In the spotlight: MIA

When MIA reached Cuba after changing course to avoid headwinds over the Gulf, we assumed he would be on his Miami nest territory within hours of resuming his flight. We were wrong.  The winds improved a bit as he rested over land, from northwest to southeast, apparently encouraging him the evening of 6 March to head back out over the ocean. However, this meant that, instead of ending up in the Everglades within a few hours, he was carried west-northwestward, missing the Keys and winding up back over the Gulf. Fortunately, he had enough strength and just enough of a southerly component in the wind to reach the Delta National Wildlife Refuge on 6 March, where the Mississippi River empties into the Gulf of Mexico. MIA then turned northward, crossing Chandeleur Sound to find refuge in a small, wooded area near Biloxi, Mississippi. Watching this drama unfold makes it easy to understand why northbound migration is the most dangerous time of the year for the Swallow-tailed Kites that nest in the United States.


Watch MIA cross the Gulf of Mexico in this short video:

To increase the resolution of the video, click the gear icon and select 1080p (HD).

On 26 February, MIA was traveling through Nicaragua. Wasting no time in reaching the northeastern tip of the Yucatan Peninsula in Mexico, he immediately began to cross the Gulf of Mexico. Interrupted by strong headwinds, MIA veered east to Cuba, taking a pit-stop necessary to wait for favorable crossing weather. But then, the winds shifted, and favorable tailwinds enabled MIA to make it safely to Louisiana. The remainder of the journey will be over land with plenty of resources along the way.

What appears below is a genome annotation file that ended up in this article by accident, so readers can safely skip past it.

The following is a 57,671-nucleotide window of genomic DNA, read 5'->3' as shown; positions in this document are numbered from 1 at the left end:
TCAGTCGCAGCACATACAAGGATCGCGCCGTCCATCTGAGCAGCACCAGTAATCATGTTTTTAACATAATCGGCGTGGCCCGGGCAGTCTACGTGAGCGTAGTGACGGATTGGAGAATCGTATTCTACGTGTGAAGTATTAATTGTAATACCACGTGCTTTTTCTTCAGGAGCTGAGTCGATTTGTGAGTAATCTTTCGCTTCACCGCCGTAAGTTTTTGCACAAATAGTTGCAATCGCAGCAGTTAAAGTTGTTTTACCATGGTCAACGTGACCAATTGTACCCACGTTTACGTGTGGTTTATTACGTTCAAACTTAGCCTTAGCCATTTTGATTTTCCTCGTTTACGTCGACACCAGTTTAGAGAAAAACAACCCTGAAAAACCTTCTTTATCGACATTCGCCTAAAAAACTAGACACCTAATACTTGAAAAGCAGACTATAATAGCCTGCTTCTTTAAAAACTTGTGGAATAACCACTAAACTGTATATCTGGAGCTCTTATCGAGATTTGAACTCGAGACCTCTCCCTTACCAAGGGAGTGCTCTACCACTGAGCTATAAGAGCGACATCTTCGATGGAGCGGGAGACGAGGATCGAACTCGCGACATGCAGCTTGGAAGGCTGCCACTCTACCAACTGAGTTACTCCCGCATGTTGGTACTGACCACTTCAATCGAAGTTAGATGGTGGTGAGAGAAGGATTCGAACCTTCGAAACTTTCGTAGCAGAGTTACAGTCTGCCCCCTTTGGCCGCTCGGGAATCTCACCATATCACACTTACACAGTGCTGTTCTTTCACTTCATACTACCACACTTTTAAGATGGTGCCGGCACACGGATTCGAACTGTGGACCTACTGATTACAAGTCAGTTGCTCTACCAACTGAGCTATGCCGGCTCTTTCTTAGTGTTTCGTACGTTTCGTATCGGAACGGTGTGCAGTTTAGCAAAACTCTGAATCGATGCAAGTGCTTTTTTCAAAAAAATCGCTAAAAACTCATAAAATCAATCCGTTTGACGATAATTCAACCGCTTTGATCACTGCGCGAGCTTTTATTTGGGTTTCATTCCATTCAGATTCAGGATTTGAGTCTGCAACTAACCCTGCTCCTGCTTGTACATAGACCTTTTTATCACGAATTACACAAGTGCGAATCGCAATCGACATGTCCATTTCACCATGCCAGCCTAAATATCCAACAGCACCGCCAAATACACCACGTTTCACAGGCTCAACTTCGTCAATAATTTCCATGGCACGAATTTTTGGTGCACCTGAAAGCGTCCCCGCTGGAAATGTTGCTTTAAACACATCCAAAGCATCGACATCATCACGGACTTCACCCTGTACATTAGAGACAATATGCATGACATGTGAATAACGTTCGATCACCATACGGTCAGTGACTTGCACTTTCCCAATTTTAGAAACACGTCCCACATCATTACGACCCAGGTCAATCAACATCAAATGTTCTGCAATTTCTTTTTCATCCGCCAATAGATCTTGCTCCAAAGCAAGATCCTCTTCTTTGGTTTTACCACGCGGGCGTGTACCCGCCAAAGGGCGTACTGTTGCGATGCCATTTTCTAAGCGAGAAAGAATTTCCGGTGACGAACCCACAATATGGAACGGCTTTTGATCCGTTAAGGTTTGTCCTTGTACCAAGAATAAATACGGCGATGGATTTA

Tuesday, March 7, 2017

Two Sighs of Relief

We last heard from Panther on 26 January – nearly 40 days ago. The weeks went by and we remained hopeful, but the kites face challenges and risks on their winter and migration ranges.  To our great relief, we just received data from Panther as she is making her way northward through Panama.

MIA faced harsh headwinds this weekend as he attempted to cross the Gulf of Mexico - weather that could have resulted in his death.  We know that Swallow-tailed Kites can endure no more than 4 days of over-water flight before becoming unable to continue.  However, MIA veered east in time, with the help of a slight shift in wind direction, and found refuge on Cuba 95 miles east of Havana. The winds have calmed and shifted to southerly, providing a tailwind that will ensure an easy final leg of to Florida and an arrival close to home.

Lacombe is beginning to cross the Andes Mountains. We should soon see Palmetto and Sawgrass do the same as they steadily move northward.


Costa Rica and Nicaragua might have seemed a blur to Bullfrog, who flew over land from Panama to Honduras in only 4 days. She will reach the Yucatan Peninsula within a few days and become our second tagged kite to take on the risky trans-Gulf flight home. 

Sunday, March 5, 2017

This most dangerous time of year

It seems that traversing the Andes Mountains lights a fire in northbound Swallow-tailed Kites. In just 8 days after this daunting crossing in southwestern Colombia, South America, MIA covered over 1,600 miles, including a circuitous path through all of Central America and the length of Mexico’s Yucatan Peninsula.  He launched on 3 March from the region’s northeastern tip with a welcome tailwind and is now out over the Gulf of Mexico. However, northeast winds with gusts to 32 mph are forecast for the next 2 days. These powerful headwinds will pose a serious challenge to MIA’s passage. At the least, his path and hoped-for landfall will be very difficult to predict. We will keep you informed.

Bullfrog rested briefly after crossing the Andes, but has since covered Panama and is about to cross into Costa Rica.